Tag Archives: Standing

Sixth Circuit: Data Breach Victims’ Heightened Risk of Future Harm Establishes Article III Standing

One of defendants’ most significant arguments in opposing data breach victims’ negligence and breach of privacy claims has been that the claimants that have not suffered actual fraud or identity theft can show no cognizable injury and therefore lack Article III standing to assert their claims. Appellate decisions in the Seventh and Ninth Circuit have previously taken … Continue Reading

U.S. Supreme Court: To Establish Standing, Statutory Claimant Must Allege “Concrete” Injury

In a closely-watched case, the U.S. Supreme Court held that to establish standing to sue, a claimant who alleged that inaccurate information on the Spokeo website about him violated the Fair Credit Reporting Act must show that the supposed FCRA violation caused him “concrete” harm. Defense-side advocates had hoped that the Court would strike down … Continue Reading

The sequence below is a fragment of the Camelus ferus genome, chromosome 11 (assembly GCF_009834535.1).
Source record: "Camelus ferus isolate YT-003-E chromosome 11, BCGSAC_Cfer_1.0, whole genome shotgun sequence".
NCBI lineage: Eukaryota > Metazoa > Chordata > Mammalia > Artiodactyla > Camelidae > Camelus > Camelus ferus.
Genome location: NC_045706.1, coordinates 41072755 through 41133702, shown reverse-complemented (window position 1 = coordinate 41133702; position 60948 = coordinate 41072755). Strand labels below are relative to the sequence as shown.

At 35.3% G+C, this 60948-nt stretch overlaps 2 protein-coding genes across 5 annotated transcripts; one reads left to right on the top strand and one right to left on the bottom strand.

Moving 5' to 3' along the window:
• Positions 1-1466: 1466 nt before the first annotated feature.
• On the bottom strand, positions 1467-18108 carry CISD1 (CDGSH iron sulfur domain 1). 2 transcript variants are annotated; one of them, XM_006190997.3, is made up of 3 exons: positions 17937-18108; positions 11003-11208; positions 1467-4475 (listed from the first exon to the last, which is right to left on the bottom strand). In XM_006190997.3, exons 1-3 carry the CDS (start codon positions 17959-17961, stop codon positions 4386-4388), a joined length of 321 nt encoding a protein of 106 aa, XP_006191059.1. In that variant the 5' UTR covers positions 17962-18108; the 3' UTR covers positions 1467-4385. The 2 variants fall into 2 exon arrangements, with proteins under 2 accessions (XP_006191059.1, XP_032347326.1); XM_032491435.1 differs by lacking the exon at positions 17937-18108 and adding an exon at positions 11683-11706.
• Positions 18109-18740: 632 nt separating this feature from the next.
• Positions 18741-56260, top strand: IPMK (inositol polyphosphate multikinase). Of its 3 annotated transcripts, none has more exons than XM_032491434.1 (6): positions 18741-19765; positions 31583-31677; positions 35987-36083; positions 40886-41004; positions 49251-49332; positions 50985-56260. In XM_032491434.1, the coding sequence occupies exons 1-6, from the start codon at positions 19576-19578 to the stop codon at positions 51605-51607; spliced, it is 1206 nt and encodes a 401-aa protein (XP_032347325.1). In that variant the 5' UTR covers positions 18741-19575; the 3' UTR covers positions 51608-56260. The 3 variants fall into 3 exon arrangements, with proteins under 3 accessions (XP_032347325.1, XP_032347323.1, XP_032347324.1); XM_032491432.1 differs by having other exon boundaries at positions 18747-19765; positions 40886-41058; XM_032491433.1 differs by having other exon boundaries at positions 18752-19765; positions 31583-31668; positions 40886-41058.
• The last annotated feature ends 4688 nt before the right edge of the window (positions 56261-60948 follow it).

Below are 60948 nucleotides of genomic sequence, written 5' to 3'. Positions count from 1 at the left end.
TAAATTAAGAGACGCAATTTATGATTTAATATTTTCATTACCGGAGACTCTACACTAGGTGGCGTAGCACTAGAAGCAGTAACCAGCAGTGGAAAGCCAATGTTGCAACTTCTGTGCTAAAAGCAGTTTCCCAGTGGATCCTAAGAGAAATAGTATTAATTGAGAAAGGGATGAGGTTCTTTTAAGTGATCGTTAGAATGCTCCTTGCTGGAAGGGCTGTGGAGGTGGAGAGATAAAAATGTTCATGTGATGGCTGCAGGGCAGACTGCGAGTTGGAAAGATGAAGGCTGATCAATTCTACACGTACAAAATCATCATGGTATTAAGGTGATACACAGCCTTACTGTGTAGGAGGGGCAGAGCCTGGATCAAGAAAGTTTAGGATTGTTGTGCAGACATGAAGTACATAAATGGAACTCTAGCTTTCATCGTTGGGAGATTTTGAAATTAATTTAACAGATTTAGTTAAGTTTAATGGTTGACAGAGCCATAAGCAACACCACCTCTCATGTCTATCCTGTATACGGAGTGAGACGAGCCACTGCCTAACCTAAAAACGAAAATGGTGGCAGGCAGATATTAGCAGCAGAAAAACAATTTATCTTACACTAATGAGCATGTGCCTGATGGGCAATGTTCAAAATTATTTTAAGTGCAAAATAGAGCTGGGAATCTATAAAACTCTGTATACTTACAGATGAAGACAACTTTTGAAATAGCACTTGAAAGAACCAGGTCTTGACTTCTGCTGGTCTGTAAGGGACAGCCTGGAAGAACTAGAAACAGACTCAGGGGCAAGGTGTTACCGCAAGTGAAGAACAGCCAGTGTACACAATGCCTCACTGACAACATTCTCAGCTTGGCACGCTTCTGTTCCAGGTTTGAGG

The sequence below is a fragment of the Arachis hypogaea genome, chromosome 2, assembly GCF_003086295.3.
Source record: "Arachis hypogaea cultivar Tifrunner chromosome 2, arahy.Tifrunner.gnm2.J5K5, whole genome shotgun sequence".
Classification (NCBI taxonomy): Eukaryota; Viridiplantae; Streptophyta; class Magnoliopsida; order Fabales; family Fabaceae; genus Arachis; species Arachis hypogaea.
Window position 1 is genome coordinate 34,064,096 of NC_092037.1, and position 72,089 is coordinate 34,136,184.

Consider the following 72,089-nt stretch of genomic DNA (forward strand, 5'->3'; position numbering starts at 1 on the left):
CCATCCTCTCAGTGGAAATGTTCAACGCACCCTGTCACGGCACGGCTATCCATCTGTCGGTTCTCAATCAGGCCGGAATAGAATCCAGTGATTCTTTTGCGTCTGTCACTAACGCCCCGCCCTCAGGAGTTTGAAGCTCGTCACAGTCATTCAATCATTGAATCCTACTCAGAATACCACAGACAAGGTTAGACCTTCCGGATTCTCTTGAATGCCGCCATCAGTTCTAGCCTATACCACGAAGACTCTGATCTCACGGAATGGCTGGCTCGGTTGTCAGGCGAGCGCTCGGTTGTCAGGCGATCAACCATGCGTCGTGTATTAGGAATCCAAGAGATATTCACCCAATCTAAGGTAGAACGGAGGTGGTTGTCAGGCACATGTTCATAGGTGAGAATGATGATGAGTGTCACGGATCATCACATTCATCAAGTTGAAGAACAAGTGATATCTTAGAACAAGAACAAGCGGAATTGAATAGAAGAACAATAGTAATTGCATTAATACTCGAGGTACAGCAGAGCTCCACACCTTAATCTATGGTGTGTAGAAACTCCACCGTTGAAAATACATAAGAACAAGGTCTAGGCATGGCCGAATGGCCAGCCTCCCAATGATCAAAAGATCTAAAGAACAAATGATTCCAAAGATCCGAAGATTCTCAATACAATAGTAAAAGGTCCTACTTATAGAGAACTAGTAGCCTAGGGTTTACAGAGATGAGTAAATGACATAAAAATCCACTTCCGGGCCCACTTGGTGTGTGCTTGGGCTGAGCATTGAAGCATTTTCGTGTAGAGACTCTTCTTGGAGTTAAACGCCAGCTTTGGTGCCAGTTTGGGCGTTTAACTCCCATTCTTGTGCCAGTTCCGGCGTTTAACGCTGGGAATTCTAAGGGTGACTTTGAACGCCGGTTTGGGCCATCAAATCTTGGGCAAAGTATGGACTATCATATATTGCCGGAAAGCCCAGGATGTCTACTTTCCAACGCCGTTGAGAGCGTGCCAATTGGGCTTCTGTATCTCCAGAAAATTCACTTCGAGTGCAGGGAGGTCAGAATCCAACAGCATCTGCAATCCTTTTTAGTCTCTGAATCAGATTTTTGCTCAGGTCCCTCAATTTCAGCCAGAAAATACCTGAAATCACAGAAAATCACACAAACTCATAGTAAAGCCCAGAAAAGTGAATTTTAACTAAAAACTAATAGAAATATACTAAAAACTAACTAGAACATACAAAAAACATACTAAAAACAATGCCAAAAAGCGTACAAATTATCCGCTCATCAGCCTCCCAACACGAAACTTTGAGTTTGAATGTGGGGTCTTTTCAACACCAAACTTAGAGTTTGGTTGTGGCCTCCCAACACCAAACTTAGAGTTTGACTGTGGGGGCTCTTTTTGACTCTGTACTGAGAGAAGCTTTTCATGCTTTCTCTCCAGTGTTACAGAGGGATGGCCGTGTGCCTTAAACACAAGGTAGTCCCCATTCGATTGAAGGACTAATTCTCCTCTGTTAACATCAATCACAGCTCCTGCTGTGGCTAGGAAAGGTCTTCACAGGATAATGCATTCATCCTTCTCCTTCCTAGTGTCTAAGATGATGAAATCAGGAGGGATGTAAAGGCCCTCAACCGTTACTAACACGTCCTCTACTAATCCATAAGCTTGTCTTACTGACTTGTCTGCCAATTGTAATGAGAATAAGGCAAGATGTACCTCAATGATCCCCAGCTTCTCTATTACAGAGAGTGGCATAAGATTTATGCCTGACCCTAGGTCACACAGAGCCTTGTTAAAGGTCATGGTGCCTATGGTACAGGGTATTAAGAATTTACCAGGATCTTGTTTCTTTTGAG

Why the Supreme Court’s Recent Class Action Decision is Important and What May Be Coming Next

After the Supreme Court issued its decision last week in Campbell-Ewald Co. v. Gomez (here), in at least some quarters the story about the decision spread under the heading that the Court had issued an important Telephone Consumer Protection Act ruling. The case in which the Court issued its decision does indeed involve a TCPA … Continue Reading

Creditors’ Rights to Pursue Derivative Claims against Company Directors Under Delaware Law

In a detailed May 4, 2015 opinion (here), Vice Chancellor Travis Laster of the Delaware Chancery Court extensively reviewed the rights of an insolvent company’s creditors to pursue derivative claims against the company’s directors. As Francis Pileggi put it in a May 6, 2015 post on his Delaware Corporate and Commercial Litigation blog (here), Laster’s … Continue Reading
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